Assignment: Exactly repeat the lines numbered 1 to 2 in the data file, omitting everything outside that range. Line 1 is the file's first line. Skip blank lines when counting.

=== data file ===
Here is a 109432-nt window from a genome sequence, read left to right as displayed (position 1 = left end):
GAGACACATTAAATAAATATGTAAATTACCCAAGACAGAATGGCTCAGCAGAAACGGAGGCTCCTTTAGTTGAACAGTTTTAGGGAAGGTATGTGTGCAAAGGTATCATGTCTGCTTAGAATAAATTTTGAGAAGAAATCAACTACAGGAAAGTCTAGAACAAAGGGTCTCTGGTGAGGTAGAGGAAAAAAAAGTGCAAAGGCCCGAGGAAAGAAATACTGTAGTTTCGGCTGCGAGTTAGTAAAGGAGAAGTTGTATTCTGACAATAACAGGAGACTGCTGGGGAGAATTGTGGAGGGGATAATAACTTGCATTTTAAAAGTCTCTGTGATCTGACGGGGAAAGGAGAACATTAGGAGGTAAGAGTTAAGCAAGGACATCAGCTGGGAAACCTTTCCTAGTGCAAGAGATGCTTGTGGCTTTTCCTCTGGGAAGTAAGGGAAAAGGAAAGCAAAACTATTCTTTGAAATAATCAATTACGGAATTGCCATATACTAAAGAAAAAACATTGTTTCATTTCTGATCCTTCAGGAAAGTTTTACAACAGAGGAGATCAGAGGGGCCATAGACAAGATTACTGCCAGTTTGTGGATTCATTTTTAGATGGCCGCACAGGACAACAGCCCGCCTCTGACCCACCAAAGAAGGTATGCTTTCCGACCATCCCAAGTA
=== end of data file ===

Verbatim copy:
Here is a 109432-nt window from a genome sequence, read left to right as displayed (position 1 = left end):
GAGACACATTAAATAAATATGTAAATTACCCAAGACAGAATGGCTCAGCAGAAACGGAGGCTCCTTTAGTTGAACAGTTTTAGGGAAGGTATGTGTGCAAAGGTATCATGTCTGCTTAGAATAAATTTTGAGAAGAAATCAACTACAGGAAAGTCTAGAACAAAGGGTCTCTGGTGAGGTAGAGGAAAAAAAAGTGCAAAGGCCCGAGGAAAGAAATACTGTAGTTTCGGCTGCGAGTTAGTAAAGGAGAAGTTGTATTCTGACAATAACAGGAGACTGCTGGGGAGAATTGTGGAGGGGATAATAACTTGCATTTTAAAAGTCTCTGTGATCTGACGGGGAAAGGAGAACATTAGGAGGTAAGAGTTAAGCAAGGACATCAGCTGGGAAACCTTTCCTAGTGCAAGAGATGCTTGTGGCTTTTCCTCTGGGAAGTAAGGGAAAAGGAAAGCAAAACTATTCTTTGAAATAATCAATTACGGAATTGCCATATACTAAAGAAAAAACATTGTTTCATTTCTGATCCTTCAGGAAAGTTTTACAACAGAGGAGATCAGAGGGGCCATAGACAAGATTACTGCCAGTTTGTGGATTCATTTTTAGATGGCCGCACAGGACAACAGCCCGCCTCTGACCCACCAAAGAAGGTATGCTTTCCGACCATCCCAAGTA